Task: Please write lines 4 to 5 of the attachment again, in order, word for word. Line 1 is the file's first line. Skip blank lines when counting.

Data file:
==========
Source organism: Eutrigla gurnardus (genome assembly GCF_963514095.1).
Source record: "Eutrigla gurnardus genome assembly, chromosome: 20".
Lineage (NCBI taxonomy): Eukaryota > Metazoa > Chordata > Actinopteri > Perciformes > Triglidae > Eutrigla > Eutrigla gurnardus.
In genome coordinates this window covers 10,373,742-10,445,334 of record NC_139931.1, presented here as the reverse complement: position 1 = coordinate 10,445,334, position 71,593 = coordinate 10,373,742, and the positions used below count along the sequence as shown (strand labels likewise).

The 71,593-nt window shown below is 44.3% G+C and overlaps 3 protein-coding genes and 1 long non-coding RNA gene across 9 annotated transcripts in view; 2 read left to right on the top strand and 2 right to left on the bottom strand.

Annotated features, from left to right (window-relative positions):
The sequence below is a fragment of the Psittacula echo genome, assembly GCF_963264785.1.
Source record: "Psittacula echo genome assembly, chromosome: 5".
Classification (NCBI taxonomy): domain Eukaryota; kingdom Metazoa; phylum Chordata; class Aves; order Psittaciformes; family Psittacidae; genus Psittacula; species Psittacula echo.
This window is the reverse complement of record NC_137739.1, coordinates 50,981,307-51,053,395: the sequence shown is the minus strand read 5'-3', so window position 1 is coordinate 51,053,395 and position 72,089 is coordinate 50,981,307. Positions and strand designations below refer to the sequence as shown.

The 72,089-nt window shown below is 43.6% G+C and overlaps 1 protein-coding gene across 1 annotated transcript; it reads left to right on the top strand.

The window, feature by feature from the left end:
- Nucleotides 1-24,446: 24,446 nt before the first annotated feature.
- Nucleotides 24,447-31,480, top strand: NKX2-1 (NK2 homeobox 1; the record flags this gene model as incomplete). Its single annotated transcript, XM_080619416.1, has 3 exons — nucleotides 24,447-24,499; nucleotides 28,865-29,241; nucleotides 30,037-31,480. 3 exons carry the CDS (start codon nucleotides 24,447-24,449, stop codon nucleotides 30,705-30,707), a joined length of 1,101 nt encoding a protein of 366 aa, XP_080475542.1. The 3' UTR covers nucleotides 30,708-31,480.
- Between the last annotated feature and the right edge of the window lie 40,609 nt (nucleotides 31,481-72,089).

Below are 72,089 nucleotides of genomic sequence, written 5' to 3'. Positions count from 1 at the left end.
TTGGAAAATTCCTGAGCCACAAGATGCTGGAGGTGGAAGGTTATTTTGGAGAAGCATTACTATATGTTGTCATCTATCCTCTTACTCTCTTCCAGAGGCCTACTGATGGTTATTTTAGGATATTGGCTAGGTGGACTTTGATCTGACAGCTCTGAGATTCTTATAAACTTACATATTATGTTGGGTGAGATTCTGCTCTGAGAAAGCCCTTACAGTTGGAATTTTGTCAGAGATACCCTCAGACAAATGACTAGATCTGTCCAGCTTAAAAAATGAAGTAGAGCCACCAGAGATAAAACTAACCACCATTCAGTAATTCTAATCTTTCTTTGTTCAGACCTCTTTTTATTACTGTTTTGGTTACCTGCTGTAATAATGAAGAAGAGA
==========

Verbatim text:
In genome coordinates this window covers 10,373,742-10,445,334 of record NC_139931.1, presented here as the reverse complement: position 1 = coordinate 10,445,334, position 71,593 = coordinate 10,373,742, and the positions used below count along the sequence as shown (strand labels likewise).

The 71,593-nt window shown below is 44.3% G+C and overlaps 3 protein-coding genes and 1 long non-coding RNA gene across 9 annotated transcripts in view; 2 read left to right on the top strand and 2 right to left on the bottom strand.